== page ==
Inside The Development Of The Ford Performance Focus RS RX

Last year, Ford Performance and Hoonigan Racing Division brought forth the Focus RS RX racer to compete in the FIA World Rallycross series. Developed in a matter of months, these cars were instantly competitive, with teammates Ken Block and Andreas Bakkerud combining for three wins and seven podiums during the 2016 season. Now we can get more insight into how these cars came together.

A new series of Ford Performance pulls back the curtain on the development of its FIA World Rallycross racer.

A new series of Ford Performance pulls back the curtain on the development of its FIA World Rallycross racer.

Working with the experts at M-Sport, Ford Performance and Hoonigan built these rocket ships in less than nine months. Now the Blue Oval’s hot rodding division is peeling back the curtain with a series of videos detailing the development of the hot hatch racer’s cockpit, driveshaft, suspension and wing.

As you’ll see above, the cabin of the Focus RS RX was personalized for each driver. Ken and Andreas have different driving styles, so the placement of the seats, shifters and such were optimized to reduce shift times and allow for faster operation on-track.

Even parts like the driveshaft were examined for maximum durability in the rugged environs of Rallycross. These events feature jumps, bumps and transitions from dirt to pavement, all of which can stress the parts. To ensure the driveshaft was up to snuff, Ford Performance used Sadev Finite Element Analysis to create a heat map to reveal potential weak points in the driveshaft in order to improve its design.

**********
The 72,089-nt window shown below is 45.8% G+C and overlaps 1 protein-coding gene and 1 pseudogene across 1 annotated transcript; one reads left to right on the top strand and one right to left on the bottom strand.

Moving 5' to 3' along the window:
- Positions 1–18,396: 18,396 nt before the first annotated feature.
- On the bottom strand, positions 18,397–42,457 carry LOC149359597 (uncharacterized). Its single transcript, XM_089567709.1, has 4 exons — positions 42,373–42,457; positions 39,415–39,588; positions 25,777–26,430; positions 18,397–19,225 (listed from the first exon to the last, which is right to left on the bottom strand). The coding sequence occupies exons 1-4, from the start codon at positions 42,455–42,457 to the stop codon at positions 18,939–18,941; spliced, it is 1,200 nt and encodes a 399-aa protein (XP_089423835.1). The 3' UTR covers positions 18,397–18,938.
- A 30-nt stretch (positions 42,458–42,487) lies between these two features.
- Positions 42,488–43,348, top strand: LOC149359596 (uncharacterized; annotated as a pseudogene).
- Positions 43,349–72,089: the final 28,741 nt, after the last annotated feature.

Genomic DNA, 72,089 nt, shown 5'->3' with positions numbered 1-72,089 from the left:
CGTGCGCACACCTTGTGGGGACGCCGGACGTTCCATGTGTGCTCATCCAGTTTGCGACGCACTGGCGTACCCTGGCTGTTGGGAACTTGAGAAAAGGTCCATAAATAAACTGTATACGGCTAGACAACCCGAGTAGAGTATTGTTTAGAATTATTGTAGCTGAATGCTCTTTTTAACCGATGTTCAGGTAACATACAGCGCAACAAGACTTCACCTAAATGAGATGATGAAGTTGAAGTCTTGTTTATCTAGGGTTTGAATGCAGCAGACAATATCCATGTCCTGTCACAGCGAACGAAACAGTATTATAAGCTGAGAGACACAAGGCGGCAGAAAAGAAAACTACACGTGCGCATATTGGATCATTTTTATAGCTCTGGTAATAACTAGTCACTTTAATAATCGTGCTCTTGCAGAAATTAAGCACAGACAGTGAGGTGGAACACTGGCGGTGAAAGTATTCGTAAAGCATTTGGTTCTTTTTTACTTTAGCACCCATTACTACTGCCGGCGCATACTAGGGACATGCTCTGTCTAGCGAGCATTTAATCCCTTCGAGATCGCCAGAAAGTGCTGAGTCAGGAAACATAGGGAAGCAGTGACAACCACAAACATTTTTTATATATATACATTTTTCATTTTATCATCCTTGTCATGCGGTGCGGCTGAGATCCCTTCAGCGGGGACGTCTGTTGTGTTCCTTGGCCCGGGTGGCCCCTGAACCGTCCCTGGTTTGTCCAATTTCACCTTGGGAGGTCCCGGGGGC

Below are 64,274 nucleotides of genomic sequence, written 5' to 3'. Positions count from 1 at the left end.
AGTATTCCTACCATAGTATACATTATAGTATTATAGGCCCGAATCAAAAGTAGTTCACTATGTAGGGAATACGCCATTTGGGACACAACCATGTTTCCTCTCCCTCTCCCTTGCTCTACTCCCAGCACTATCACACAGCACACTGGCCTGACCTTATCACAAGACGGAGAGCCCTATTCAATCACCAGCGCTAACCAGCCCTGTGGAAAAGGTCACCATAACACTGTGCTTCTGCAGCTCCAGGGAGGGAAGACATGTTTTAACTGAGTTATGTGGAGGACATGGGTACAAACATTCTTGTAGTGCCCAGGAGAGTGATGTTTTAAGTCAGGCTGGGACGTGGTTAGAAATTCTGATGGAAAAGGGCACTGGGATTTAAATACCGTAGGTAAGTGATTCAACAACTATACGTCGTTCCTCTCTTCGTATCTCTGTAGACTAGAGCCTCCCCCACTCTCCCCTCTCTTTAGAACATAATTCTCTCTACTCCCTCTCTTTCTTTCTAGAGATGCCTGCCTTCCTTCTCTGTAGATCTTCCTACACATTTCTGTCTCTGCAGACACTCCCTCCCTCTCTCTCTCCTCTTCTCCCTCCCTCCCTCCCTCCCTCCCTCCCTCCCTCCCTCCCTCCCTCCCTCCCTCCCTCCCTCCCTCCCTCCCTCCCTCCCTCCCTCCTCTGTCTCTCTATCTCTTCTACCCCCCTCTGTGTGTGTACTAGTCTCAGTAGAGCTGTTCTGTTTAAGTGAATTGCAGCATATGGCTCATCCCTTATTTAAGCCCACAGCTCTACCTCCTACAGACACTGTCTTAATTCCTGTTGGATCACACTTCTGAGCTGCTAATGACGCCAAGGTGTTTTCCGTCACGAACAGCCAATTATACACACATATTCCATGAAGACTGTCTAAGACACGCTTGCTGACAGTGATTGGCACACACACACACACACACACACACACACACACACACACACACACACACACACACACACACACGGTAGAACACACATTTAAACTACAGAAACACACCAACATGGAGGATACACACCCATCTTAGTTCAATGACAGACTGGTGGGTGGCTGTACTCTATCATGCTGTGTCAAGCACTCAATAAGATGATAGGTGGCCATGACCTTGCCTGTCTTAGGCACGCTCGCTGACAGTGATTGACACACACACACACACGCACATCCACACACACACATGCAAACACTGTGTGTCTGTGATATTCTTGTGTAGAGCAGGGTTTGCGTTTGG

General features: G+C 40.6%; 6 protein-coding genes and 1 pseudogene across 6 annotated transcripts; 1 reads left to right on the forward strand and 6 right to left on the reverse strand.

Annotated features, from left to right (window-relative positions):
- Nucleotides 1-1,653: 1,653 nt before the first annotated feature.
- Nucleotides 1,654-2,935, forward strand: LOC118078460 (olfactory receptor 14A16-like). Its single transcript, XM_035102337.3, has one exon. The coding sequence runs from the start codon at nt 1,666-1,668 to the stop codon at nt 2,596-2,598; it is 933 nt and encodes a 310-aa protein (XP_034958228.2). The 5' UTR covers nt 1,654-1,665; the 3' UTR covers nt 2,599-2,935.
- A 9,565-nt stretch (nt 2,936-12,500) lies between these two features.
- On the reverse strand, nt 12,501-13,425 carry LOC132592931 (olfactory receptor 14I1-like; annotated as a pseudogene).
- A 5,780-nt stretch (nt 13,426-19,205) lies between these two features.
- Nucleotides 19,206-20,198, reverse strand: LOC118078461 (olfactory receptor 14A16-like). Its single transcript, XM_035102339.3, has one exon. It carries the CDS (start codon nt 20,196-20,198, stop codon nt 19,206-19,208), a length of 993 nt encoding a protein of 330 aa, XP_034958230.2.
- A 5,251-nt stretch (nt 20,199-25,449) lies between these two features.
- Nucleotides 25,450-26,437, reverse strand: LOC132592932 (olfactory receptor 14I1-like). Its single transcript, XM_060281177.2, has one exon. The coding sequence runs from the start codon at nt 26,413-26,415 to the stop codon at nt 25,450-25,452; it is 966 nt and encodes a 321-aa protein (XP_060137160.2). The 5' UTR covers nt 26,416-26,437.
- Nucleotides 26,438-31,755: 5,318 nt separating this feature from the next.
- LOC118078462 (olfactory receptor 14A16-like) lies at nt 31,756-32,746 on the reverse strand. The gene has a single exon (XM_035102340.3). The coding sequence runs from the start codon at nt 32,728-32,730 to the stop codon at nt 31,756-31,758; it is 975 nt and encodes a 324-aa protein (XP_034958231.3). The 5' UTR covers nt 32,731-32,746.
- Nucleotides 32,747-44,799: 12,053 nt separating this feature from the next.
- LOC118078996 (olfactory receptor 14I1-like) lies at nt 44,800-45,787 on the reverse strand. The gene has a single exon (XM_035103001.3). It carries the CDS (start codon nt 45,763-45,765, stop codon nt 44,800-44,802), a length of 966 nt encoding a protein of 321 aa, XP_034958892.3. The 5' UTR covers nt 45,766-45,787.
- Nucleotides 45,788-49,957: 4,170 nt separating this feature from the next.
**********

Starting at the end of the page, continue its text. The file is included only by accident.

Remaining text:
As is the case with any race car, the suspension design and setup is crucial to fielding a successful program. Ford Performance used a high-tech production tool known as a Kinematics and Compliance rig to test the suspension components and settings.

Like the suspension, aerodynamics are also crucial on a race car. The big wing on the Focus RS RX isn’t just there for looks. Engineers turned to computation fluid dynamics modeling software to run through more than 100 iterations before building a few prototypes to test. Then they found the design that maximized speed and downforce.

From the cockpit to the rear wing, Ford Performance, Hoonigan Racing Division and M-Sport refined every aspect of this hot hatch during its nine-month gestation.

It’s great to get a look behind the curtain at these impressive machines, but it’s even better to see them in action, so if you get a chance to attend a race, we highly recommend it. The FIA World Rallycross season begins at the end of the month in Barcelona and makes its only North American stop in Canada this August. For the full schedule, check out the official site here.

About the author

Steve Turner

Steve Turner brings decades of passion and knowledge in the world of Ford performance, having covered it for over 20 years. From the swan song of the Fox Mustang to the birth of the Coyote, Steve had a front-row seat.
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